Well, after an anxiety filled research presentation, my last day in the Cinque Terre could not have possibly gotten any worse. There were ‘code red’ weather alerts and a massive storm resulted in all trains to Milan being cancelled. We waited 4 hours just to get any train possible and we ended in up in Genova. I would like to mention that for those 4 hours, we drank beer and laughed everything off as much as we could. Why? My partner and I are so highly strung that when things go wrong that bad, usually we would most likely have a break down. This will happen if you travel in Europe and you have to embrace it.

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The Verdict: Genova

My, oh my. Genova is so underrated. Eventually we got ourselves to Milan as our train to Switzerland was from there. Honestly speaking, I would take Genova over Milan any day. And I am not sorry for saying that. Genova has so much heritage and was one of Italy’s pioneer industrial cities. The vibe, the architecture and the people there are just lovely. It is also the birth place of pesto, so why else wouldn’t you go there?

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Milan to Bellinzona, Switzerland

Time spent in Bellinzona: 2 days. Train trip with Swiss Federal Railways

Thankfully, from Genova we could get a train directly to Milan where we got our train to Switzerland. A brief point about Milan: Milan is flashy, and that is it. Moving on, our train trip to Bellinzona was absolutely stunning and Switzerland’s train system was a breath of fresh air after being in Italy for close to a month.

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Travel Itinerary Tip

If you know me personally, you know that I love trying obscure craft beers, drinking wine and spending evenings in cosy bars. There is a bar called literally called Folk Bar, full of folk décor and it is the cutest dive bar in the world. I really mean that; I have never been to a bar like it. Though Switzerland’s beer is pricy (and Switzerland is pricy in general), if you hit up Folk Bar at apertivo time, after 5-6pm, you will get a glorious amount of free bar snacks with your drinks. Oh, and plenty of snack refills.

The Verdict: Bellinzona

Bellinzona was absolutely breath taking. If you love mountains, snow and cute folk bars please get yourself here. Swiss-Italy is extremely refreshing after you have spent a bit of time in busy Italian cities. I also highly recommend staying at the ‘budget’ style hotel, Osteria Leon D’or. The breakfast is great, the staff will bend over backwards for you and it is right across from Bellinzona station.

Bellinzona to Zurich

Time spent in Zurich: 2 days. Train Trip with Swiss Federal Railways

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Travel Tip: Be prepared to spend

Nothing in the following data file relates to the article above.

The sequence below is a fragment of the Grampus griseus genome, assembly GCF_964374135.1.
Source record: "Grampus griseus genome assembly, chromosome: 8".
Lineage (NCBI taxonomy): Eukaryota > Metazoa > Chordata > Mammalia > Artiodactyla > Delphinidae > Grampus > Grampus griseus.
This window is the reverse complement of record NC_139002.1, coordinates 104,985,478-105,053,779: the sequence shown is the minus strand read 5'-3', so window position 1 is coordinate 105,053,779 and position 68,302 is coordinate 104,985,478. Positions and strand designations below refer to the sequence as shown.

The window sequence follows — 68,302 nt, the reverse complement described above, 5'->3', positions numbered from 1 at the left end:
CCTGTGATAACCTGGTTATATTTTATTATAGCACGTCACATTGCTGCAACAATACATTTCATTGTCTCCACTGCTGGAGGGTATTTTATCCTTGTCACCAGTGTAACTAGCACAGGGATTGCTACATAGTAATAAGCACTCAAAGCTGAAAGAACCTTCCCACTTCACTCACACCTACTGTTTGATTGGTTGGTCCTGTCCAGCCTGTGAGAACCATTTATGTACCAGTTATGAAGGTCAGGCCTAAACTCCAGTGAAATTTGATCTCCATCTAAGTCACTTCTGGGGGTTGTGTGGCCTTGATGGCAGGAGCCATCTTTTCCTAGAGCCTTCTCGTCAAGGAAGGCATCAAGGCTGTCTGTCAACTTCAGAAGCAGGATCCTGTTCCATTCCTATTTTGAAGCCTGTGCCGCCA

We knew right off the bat that Switzerland was an expensive place to be. But, nothing could prepare us for how expensive it truly was. Because we had to budget for the rest of the trip, we couldn’t do all that much in Zurich except for walk around, occasionally have a small treat. For two university students, it was a waste of time and money for us to go to Zurich. Don’t get me wrong, I love the city. But for us it was impossible to enjoy Zurich on the cheap. But I got a few cool photos… that’s all that really matters right?

Zurich to Vienna, Austria

Time spent in Vienna: 3 days, flight with Austrian Airlines

Traveling to Vienna from Zurich was one of those instances where it was genuinely cheaper to fly with not just a budget airline, but a premium carrier, than the train. Let me just say this: Austrian Airlines were absolutely fantastic. Great flight, lovely staff and everything inside the plane is red and white and its just so cute. Also, Zurich and Vienna’s airports are also very easy to navigate and get to and from- all you need to do is jump on the airport train.

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Sneaky Accommodation Tip:

Stay at Pension Neuer Markt. There are numerous pensions in Austria. Basically, they are a form of budget hotel but the staff look after you as if you are family. Also, the breakfast was magical and the whole place was so vintage and chic. I would stay here again when we return to Vienna.

The Verdict:

Spoiler alert! Well, I won’t say too much more than this: Vienna was one of the absolute highlights of the trip and has to be one of my favourite cities in Europe. Stay tuned for why it was our favourite but for now, enjoy some of my Vienna photography. And now before this blog post gets too long, this will be the end of part 1 of our route overview. Stay tuned for part 2!